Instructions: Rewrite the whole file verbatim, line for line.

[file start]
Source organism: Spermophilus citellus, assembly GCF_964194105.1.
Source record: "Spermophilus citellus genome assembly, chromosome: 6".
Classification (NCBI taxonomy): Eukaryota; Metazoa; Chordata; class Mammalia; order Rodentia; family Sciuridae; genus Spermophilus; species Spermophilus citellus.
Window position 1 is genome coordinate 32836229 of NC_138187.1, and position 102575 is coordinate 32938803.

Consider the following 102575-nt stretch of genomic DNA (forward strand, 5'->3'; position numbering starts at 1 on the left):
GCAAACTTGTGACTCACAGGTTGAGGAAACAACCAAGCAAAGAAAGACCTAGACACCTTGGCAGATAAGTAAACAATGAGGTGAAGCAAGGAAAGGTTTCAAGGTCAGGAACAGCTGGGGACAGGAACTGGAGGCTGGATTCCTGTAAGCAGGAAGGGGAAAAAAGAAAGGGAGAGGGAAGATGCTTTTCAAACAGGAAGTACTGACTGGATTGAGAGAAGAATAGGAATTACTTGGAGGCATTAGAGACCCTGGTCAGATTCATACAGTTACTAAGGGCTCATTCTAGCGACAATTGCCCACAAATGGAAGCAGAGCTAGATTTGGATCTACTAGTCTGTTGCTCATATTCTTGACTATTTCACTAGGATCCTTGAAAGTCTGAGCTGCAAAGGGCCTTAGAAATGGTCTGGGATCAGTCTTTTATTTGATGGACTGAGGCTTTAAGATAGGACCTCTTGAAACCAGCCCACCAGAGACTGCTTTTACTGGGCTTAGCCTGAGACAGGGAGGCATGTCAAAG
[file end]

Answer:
Source organism: Spermophilus citellus, assembly GCF_964194105.1.
Source record: "Spermophilus citellus genome assembly, chromosome: 6".
Classification (NCBI taxonomy): Eukaryota; Metazoa; Chordata; class Mammalia; order Rodentia; family Sciuridae; genus Spermophilus; species Spermophilus citellus.
Window position 1 is genome coordinate 32836229 of NC_138187.1, and position 102575 is coordinate 32938803.

Consider the following 102575-nt stretch of genomic DNA (forward strand, 5'->3'; position numbering starts at 1 on the left):
GCAAACTTGTGACTCACAGGTTGAGGAAACAACCAAGCAAAGAAAGACCTAGACACCTTGGCAGATAAGTAAACAATGAGGTGAAGCAAGGAAAGGTTTCAAGGTCAGGAACAGCTGGGGACAGGAACTGGAGGCTGGATTCCTGTAAGCAGGAAGGGGAAAAAAGAAAGGGAGAGGGAAGATGCTTTTCAAACAGGAAGTACTGACTGGATTGAGAGAAGAATAGGAATTACTTGGAGGCATTAGAGACCCTGGTCAGATTCATACAGTTACTAAGGGCTCATTCTAGCGACAATTGCCCACAAATGGAAGCAGAGCTAGATTTGGATCTACTAGTCTGTTGCTCATATTCTTGACTATTTCACTAGGATCCTTGAAAGTCTGAGCTGCAAAGGGCCTTAGAAATGGTCTGGGATCAGTCTTTTATTTGATGGACTGAGGCTTTAAGATAGGACCTCTTGAAACCAGCCCACCAGAGACTGCTTTTACTGGGCTTAGCCTGAGACAGGGAGGCATGTCAAAG